Or maybe our ‘one to one’ executive coaching services, for one of our experts to take you through the Hogan Leadership Questionnaire

Consider Sun Tzu’s famous quote from the Art of War

“If you know others and know yourself, you will not be imperilled in a hundred battles.”

“We must all hang together, or assuredly we shall all hang separately.”
Benjamin Franklin
collaborative working

Collaborating, between both external partners and also internal teams, is a key competency for successful organisations. But it goes wrong at least as often as it goes right, sometimes with horrible consequences.

Take, for example, the case of the 2007 joint venture between Swiss watch manufacture Swatch and the high-end jewellery retailer Tiffany. The aim of the collaboration was for Swatch to manufacture Tiffany branded watches that Tiffany would sell through its distribution outlets. All went well until 2011 when Tiffany decided that the watches were no longer a priority for their business and (according to Swatch) started dragging its feet on making decisions; it also stopped displaying the watches at its flagship 5th Avenue store in New York. The relationship soured and in 2013 Swatch was awarded, through an arbitration action, $449 million in compensation.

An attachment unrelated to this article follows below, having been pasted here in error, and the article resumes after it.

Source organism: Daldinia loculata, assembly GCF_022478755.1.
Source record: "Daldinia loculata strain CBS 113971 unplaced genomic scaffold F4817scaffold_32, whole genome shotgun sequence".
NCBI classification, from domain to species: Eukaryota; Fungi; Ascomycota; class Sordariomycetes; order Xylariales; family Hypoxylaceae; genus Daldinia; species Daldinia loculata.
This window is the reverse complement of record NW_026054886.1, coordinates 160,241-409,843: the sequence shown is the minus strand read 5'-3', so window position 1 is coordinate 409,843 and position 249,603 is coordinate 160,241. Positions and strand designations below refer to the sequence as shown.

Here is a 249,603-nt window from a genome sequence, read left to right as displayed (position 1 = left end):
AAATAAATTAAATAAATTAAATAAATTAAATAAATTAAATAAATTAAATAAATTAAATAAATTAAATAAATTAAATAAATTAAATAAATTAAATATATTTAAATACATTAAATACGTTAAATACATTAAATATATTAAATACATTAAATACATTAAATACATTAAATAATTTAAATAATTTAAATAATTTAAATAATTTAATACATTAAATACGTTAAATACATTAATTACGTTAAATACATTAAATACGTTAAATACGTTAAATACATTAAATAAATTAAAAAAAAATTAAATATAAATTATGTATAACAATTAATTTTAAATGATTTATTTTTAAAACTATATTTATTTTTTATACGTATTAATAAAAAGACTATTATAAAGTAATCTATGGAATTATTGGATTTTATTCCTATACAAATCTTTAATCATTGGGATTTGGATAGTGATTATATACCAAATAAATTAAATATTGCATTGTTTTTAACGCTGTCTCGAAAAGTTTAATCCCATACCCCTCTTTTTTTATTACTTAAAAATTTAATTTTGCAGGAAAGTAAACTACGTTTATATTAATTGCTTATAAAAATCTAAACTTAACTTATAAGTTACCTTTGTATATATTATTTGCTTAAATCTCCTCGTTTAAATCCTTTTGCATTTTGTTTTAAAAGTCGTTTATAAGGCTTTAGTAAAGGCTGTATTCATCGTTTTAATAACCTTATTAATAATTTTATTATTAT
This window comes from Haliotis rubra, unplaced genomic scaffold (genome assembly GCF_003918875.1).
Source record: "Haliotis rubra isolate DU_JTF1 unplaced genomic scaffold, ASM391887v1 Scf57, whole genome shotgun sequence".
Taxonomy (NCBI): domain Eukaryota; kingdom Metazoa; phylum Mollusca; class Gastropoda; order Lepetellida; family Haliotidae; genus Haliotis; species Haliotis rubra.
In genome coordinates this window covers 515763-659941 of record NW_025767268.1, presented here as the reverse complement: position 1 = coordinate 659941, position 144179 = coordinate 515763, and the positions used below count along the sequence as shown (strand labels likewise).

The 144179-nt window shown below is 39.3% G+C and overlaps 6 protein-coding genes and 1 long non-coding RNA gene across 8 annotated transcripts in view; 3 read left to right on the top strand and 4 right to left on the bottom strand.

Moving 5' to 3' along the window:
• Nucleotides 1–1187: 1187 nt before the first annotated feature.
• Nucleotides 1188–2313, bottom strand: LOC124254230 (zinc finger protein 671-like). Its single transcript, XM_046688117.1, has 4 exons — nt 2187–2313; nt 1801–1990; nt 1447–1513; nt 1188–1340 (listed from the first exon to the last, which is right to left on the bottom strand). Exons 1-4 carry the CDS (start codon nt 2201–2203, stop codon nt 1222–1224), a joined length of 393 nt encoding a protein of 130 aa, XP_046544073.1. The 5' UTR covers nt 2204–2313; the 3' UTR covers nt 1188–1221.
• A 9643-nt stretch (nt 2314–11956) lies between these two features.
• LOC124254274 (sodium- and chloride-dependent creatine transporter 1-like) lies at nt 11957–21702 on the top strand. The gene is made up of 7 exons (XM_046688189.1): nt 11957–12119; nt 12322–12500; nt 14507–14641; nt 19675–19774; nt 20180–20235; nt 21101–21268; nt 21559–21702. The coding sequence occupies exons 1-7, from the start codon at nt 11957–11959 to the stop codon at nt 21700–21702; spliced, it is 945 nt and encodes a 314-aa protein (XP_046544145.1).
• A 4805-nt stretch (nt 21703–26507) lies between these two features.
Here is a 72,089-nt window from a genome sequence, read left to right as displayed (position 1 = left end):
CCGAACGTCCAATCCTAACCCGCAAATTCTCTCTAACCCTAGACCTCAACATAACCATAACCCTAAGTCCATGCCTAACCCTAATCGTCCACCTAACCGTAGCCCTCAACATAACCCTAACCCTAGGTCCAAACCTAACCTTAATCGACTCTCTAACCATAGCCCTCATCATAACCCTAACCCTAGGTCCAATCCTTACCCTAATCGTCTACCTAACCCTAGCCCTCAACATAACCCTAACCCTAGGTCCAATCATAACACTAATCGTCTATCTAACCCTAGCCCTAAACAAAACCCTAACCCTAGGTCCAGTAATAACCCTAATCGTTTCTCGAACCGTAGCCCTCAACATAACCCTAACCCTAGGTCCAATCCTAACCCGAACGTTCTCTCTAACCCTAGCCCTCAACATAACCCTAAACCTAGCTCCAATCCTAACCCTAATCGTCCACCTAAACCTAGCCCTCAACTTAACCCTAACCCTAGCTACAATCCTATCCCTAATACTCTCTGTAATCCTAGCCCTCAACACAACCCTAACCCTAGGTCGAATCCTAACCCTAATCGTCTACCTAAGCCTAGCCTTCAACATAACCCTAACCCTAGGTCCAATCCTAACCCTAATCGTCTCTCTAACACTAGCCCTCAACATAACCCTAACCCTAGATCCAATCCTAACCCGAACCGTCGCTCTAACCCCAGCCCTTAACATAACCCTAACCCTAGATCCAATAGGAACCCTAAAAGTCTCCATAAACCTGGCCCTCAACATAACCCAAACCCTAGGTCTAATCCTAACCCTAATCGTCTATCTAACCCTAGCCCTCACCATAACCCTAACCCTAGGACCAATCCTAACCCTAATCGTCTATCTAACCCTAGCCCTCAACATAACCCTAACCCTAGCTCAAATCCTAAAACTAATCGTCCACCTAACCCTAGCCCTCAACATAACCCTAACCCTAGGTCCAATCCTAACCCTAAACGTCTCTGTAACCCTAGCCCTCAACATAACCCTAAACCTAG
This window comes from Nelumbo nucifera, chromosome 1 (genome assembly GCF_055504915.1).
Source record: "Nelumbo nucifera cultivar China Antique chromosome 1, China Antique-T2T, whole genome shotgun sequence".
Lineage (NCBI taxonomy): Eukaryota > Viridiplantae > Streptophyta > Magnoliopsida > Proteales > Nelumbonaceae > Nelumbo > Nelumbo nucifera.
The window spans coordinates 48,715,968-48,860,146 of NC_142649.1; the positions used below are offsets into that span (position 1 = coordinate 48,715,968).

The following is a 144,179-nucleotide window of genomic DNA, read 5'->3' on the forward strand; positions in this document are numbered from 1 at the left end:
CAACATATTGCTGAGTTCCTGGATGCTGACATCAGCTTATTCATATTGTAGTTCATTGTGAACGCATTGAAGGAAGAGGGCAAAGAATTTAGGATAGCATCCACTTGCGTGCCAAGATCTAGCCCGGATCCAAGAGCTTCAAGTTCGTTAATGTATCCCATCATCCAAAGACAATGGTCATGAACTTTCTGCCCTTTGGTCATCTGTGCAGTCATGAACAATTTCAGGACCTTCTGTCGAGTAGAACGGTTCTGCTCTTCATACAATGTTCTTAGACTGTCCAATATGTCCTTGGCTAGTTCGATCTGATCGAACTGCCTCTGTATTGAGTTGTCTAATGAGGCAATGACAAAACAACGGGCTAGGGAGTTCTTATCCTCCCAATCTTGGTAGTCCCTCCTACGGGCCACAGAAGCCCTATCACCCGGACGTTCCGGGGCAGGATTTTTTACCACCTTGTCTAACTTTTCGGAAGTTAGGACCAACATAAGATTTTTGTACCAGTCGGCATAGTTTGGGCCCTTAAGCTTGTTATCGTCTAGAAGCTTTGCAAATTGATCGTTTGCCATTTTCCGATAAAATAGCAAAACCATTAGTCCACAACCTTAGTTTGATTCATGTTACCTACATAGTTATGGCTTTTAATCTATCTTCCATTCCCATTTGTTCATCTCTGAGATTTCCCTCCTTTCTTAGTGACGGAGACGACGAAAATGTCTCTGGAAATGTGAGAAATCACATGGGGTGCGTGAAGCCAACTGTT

So, one thing this story tells us about good collaboration is the need to consider the issue of Residual Control i.e. if something unexpected happens, or circumstances alter, who can initiate a change? E.g. is there a specific ‘break clause’ in the collaboration agreement, or an option for mediation? But, of course, there’s much more to building an effective collaboration than having an ‘escape hatch’ built into the agreement.

Defining collaboration…

Let’s start with a formal definition… Collaborative Working is defined as:
‘People working jointly on an activity or project to achieve a common goal. Especially where this involves co-operation between a number of teams, departments and/or different organisations to achieve an agreed objective.’